Trek to the top of the world |

Trek to the top of the world

Owner of Craig's Subway tries to climb the 'Seven Summits'

For George Barlow, scaling the highest peaks on the planet has an almost magnetic allure.

The camaraderie with other climbers and an unflinching desire to challenge himself inspires Barlow to fight through the physical pain that comes with high-altitude climbing.

“You don’t always feel good,” Barlow said. “But inside yourself, you know you can do it.”

The 40-year-old Steamboat Springs man — who owns the Craig Subway — is attempting to climb the “Seven Summits,” the highest peak on every continent.

He’s conquered five of the seven, with just Mt. Everest in Asia and Mt. Aconcagua in South America remaining.

In April, Barlow attempted Nepal’s Mt. Lhotse, a 27,939-foot peak right next to Everest.

Lhotse isn’t one of the “Seven Summits,” but it is one of the five highest peaks on the planet.

Barlow chose Lhotse because it’s always been one of his favorite peaks to look at. “It’s just a beautiful peak,” he said.

Barlow’s trek up Everest’s shorter neighbor was not a successful one.

The first few days in base camp, which sits at 17,500 feet, Barlow said he felt great.

He wasn’t showing any symptoms of altitude sickness and felt like he was acclimatizing just fine.

Barlow has had altitude sickness before, so he knew what to look for.

After just three days in the camp, Barlow started noticing some signs of a pulmonary edema — altitude sickness.

Barlow descended back down to Katmandu, hoping the sickness would go away and he could make it back to base camp before his expedition left for the Lhotse.

“I felt good about being sick actually,” Barlow said.

He was confident he would beat the sickness and still climb Lhotse.

After a few days in Katmandu, Barlow felt better, but he was only at about 90 percent.

“You have to be at 100 percent,” he said. “I had to throw in the towel.”

Barlow made the trip home, frustrated be—-cause his trip wasn’t successful.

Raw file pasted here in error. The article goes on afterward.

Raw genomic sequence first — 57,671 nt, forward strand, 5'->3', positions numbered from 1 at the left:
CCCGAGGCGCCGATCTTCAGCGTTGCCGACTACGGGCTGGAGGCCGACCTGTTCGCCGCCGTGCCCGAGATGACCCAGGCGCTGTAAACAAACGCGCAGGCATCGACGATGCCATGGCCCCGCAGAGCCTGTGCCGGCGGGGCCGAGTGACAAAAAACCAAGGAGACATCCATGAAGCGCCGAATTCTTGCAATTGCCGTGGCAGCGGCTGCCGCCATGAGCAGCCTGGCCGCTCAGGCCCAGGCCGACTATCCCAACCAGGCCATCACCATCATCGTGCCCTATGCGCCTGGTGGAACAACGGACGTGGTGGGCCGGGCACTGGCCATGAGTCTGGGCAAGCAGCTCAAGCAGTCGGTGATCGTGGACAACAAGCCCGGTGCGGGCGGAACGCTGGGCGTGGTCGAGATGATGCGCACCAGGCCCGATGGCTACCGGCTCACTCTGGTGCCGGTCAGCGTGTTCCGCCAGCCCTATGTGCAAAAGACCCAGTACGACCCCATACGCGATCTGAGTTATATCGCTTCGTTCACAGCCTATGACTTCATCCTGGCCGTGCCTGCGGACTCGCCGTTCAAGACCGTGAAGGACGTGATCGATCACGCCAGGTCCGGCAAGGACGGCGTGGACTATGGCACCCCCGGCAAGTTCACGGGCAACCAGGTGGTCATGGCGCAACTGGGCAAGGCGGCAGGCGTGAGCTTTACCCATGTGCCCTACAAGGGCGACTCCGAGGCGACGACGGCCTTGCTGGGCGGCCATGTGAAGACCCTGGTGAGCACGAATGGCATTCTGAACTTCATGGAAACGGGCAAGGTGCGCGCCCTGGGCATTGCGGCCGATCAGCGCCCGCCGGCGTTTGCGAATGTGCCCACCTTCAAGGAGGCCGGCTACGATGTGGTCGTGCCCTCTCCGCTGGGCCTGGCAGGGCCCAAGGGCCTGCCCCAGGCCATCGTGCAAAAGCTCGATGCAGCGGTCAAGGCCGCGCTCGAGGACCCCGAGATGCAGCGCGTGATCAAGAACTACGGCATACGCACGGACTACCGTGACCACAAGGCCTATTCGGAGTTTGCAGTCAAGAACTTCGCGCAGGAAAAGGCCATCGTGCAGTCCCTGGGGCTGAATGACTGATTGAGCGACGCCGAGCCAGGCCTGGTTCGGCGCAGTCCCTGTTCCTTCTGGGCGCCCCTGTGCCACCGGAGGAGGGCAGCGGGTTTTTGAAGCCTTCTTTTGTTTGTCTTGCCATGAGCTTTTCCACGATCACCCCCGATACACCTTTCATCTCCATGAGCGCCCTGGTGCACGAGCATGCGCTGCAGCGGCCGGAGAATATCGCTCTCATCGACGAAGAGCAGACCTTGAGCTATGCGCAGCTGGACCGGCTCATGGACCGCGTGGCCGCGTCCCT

When he made it back to the United States, he got more bad news.

Mike O’Brien, one of the climbers Barlow had trekked into base camp with, had died on Everest.

Barlow had never met O’Brien before the trip, or his brother Chris O’Brien, who was also on the expedition.

But he formed a close bond with the brothers during their trek up to base camp.

High-altitude climbing means placing your life in someone else’s hands, Barlow said, so life-long friendships often are built in just a few days.

Barlow is traveling to Phil–adelphia in a few weeks to watch Chris O’Brien graduate from medical school.

“When you’re roped together with somebody, you create a bond that lasts a lifetime,” Barlow said.

Mike O’Brien’s death shows just how dangerous high-altitude climbing can be, Barlow said.

“It’s a game of Russian roulette,” he said. “Every year, three or four people die on Everest.”

Barlow’s ill-fated trek to Lhotse hasn’t deterred him from trying to conquer the “Seven Summits.”

This fall, Barlow is going back to Nepal to climb Mt. Ama Dablam, a 22, 494-foot peak south of Everest.

“It will be a good testing ground to see if I can get back to Everest,” Barlow said.

People who have been stricken with altitude sickness once are more likely than others to get it again.

“I’m driven though,” Barlow said with a smile.

If for some reason he can’t make it up Ama Dablam, he may have to give up on scaling the “Seven Summits.”

But that won’t mean he’s done climbing. “There’s still plenty of unclimbed smaller peaks in the world.”

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